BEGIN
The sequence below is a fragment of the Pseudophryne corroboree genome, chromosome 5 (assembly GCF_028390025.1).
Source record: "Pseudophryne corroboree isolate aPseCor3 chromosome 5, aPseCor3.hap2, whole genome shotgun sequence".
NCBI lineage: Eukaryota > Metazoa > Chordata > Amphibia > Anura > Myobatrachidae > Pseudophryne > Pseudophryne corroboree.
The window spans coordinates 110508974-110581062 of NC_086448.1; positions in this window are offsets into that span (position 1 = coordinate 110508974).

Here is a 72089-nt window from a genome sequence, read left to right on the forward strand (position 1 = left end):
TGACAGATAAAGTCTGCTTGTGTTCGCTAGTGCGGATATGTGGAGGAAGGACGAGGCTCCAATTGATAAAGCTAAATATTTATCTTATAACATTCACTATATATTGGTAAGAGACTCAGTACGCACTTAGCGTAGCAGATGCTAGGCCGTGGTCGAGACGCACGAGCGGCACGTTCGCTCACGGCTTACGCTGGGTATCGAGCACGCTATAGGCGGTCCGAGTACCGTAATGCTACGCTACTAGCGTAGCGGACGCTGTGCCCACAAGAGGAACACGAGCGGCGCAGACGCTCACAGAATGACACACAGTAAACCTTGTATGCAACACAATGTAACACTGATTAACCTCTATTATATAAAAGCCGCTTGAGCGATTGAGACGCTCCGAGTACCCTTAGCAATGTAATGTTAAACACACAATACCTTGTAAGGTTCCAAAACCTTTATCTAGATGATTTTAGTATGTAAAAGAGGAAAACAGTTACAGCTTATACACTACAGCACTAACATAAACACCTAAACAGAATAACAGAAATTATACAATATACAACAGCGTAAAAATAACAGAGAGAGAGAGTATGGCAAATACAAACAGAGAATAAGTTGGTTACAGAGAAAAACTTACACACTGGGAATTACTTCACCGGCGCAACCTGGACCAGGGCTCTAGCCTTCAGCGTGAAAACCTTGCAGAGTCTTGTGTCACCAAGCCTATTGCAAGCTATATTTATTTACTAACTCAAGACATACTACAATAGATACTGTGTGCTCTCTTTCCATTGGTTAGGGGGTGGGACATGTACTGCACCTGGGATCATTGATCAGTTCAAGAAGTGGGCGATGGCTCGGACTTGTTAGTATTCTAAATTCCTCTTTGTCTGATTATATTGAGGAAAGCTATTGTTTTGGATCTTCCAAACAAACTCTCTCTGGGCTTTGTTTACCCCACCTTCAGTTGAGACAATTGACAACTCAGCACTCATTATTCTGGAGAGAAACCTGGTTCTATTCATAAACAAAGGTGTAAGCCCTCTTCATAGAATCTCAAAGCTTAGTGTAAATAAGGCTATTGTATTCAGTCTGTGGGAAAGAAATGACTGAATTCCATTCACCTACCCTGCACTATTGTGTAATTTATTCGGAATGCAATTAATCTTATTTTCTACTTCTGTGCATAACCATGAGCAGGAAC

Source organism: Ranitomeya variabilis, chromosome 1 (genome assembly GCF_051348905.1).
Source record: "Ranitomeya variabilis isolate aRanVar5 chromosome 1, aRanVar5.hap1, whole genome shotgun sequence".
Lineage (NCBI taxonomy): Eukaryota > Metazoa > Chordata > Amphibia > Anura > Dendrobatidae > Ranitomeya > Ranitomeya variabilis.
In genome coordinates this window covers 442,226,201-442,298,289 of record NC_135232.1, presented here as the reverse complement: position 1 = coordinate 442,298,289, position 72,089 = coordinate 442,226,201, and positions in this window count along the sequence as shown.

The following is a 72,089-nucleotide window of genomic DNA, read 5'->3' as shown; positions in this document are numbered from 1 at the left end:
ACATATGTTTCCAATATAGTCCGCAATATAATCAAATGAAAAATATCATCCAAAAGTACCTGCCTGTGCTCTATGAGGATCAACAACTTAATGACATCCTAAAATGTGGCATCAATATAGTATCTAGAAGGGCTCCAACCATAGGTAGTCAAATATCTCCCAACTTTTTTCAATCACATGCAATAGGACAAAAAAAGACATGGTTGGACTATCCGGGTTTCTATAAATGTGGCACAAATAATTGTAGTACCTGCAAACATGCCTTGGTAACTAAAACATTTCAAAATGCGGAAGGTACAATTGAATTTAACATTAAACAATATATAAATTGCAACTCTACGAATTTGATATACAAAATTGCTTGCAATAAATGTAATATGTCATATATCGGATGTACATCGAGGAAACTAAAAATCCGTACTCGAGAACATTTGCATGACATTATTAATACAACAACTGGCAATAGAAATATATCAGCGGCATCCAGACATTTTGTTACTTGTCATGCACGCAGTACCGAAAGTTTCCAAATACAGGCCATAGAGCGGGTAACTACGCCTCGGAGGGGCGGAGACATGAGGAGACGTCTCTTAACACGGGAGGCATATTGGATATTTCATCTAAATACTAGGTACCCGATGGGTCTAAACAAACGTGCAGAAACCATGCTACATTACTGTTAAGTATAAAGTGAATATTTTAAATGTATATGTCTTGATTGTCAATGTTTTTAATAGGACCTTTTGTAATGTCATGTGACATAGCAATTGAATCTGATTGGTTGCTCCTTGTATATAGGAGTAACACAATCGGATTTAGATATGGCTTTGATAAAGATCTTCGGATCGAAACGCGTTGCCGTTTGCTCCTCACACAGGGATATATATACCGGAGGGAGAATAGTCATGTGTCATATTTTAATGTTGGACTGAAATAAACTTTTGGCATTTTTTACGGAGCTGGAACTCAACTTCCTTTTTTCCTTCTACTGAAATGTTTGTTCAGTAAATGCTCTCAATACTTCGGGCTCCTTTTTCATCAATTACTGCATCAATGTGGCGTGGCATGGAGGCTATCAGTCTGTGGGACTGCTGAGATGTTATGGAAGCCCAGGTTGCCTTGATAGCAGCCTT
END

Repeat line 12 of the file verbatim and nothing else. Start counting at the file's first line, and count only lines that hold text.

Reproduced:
ACATATGTTTCCAATATAGTCCGCAATATAATCAAATGAAAAATATCATCCAAAAGTACCTGCCTGTGCTCTATGAGGATCAACAACTTAATGACATCCTAAAATGTGGCATCAATATAGTATCTAGAAGGGCTCCAACCATAGGTAGTCAAATATCTCCCAACTTTTTTCAATCACATGCAATAGGACAAAAAAAGACATGGTTGGACTATCCGGGTTTCTATAAATGTGGCACAAATAATTGTAGTACCTGCAAACATGCCTTGGTAACTAAAACATTTCAAAATGCGGAAGGTACAATTGAATTTAACATTAAACAATATATAAATTGCAACTCTACGAATTTGATATACAAAATTGCTTGCAATAAATGTAATATGTCATATATCGGATGTACATCGAGGAAACTAAAAATCCGTACTCGAGAACATTTGCATGACATTATTAATACAACAACTGGCAATAGAAATATATCAGCGGCATCCAGACATTTTGTTACTTGTCATGCACGCAGTACCGAAAGTTTCCAAATACAGGCCATAGAGCGGGTAACTACGCCTCGGAGGGGCGGAGACATGAGGAGACGTCTCTTAACACGGGAGGCATATTGGATATTTCATCTAAATACTAGGTACCCGATGGGTCTAAACAAACGTGCAGAAACCATGCTACATTACTGTTAAGTATAAAGTGAATATTTTAAATGTATATGTCTTGATTGTCAATGTTTTTAATAGGACCTTTTGTAATGTCATGTGACATAGCAATTGAATCTGATTGGTTGCTCCTTGTATATAGGAGTAACACAATCGGATTTAGATATGGCTTTGATAAAGATCTTCGGATCGAAACGCGTTGCCGTTTGCTCCTCACACAGGGATATATATACCGGAGGGAGAATAGTCATGTGTCATATTTTAATGTTGGACTGAAATAAACTTTTGGCATTTTTTACGGAGCTGGAACTCAACTTCCTTTTTTCCTTCTACTGAAATGTTTGTTCAGTAAATGCTCTCAATACTTCGGGCTCCTTTTTCATCAATTACTGCATCAATGTGGCGTGGCATGGAGGCTATCAGTCTGTGGGACTGCTGAGATGTTATGGAAGCCCAGGTTGCCTTGATAGCAGCCTT